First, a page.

Does drinking juice help you lose weight or make you gain it?

A friend who has heart disease was downing a gallon of orange juice every couple of days. He was drinking it all day long, figuring it was healthy for his heart because he was getting plenty of Vitamin C and potassium. Plus, it was fortified with calcium and Vitamin D. But he developed a very large tummy, and decided OJ may have been the culprit. Now that he’s cut back to just one glass a day, he’s losing that belly and can zip his pants again.

One thing he was doing right was drinking only 100 percent orange juice, with no added sugar. But even 100 percent juice is high in natural sugar and calories. Some naysayers will tell you that sugar makes juice no healthier than soda, except for the antioxidants and nutrients. That’s a huge except, because juice has those going for it like few other drinks do. Soda, as you know, has no nutrients whatsoever.

Those who grew up on OJ for breakfast (and raised our kids on it) wouldn’t think of starting our day without it. This wake-up juice cuts through morning mouth like nothing else, and for many also serves as a morning laxative, LOL. Plus, it’s a convenient way to get at least one of your recommended four or five servings of fruit a day. But limiting yourself to a glass a day is the way to go and also helps keep your blood sugar in check.

Truthfully, whole fruits are healthier than juice. They haven’t lost their nutrients or their fiber during the juicing process.  And if you’re trying to lose weight, you can eat as many fruits and vegetables as you want and you’ll feel full.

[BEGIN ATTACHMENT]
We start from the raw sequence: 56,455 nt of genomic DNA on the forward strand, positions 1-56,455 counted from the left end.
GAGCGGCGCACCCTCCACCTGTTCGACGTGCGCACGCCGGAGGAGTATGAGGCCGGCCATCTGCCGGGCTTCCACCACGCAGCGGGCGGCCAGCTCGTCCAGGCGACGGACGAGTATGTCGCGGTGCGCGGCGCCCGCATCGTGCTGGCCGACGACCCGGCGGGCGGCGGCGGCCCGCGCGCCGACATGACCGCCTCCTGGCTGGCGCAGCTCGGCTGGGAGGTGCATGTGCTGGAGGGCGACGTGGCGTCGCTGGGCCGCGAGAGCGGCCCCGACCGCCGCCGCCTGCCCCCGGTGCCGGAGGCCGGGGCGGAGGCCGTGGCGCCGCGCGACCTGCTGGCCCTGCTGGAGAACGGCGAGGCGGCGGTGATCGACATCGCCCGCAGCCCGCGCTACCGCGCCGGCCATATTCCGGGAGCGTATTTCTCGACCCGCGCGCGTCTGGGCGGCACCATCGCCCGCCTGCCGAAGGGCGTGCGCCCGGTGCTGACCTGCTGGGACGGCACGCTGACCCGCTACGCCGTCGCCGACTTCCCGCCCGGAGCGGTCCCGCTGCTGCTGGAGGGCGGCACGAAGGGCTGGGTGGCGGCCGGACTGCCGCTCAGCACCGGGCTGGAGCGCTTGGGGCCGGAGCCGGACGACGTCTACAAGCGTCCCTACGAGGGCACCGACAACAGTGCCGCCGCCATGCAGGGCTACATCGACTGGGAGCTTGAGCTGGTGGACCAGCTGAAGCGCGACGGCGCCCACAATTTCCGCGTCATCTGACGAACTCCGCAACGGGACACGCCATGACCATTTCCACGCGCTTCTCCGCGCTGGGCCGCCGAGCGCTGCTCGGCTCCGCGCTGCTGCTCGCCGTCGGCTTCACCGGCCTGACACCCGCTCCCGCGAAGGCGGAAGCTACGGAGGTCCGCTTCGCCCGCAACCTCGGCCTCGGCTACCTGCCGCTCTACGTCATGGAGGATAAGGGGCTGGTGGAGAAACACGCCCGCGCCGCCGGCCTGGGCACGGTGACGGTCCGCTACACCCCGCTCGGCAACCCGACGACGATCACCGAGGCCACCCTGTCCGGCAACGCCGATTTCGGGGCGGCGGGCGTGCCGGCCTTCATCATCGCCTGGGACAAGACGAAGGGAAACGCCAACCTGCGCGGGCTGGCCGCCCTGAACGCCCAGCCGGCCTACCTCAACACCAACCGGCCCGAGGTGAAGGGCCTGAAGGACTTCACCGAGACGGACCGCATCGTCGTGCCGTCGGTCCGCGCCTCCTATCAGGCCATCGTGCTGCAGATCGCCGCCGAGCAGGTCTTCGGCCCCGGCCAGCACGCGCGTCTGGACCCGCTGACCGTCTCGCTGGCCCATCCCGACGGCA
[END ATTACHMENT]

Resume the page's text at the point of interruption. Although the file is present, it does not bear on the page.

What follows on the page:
Here are some ways you can still enjoy your juice without gaining weight needlessly:

- Drink only 100 percent juice with no added sugar.

- Limit your serving to one glass a day.

- If you or your kids crave more, water it down. Make fruit-infused water.

- Use whole fruits and vegetables to make your own fresh juices, keeping in mind you’re getting a better quality juice but still getting fewer nutrients and fiber than from the whole fruit or vegetable.

- For your best bets in high-nutrient juices, check out these recommendations from webmd.com. Interestingly, OJ is the lowest in antioxidants but is an awesome source of Vitamin C. The absolutely worst choice you can make is a fruit cocktail. You’ll want to skip any juice that contains any added sugar such as high-fructose corn syrup. Drink healthy!

http://www.webmd.com/diet/ss/slideshow-juice-wars

Sweet supplements

With thanks to Elizabeth Fries for this tweet:

“Hypothetically, I’m more than capable of polishing off a Panera iced pumpkin sugar cookie while waiting to be paged for my healthy salad.”

She speaks the truth. No matter how committed we are to eating healthy, we are more than willing to indulge our sweet tooth (or fat tooth, as the case may be) at the same time.

Those of us who take supplements and promote them can walk the talk, but we also love our sweets. We are soda and sweet tea drinkers. We are meat (even bacon) eaters. All things in moderation, of course.

So when a natural supplements company formulates an essential nutrient in something as delicious as a smoothie, or a chew, or a gum, well, you know that’s smart. Because that’s what you want.

Why give into that craving when you can chew an appetite control gum? Our Appetite Control 100 Gum is a healthy and delicious alternative to taking supplements by the capsule.

Isn’t it great that someone is looking out for our health and treating us at the same time?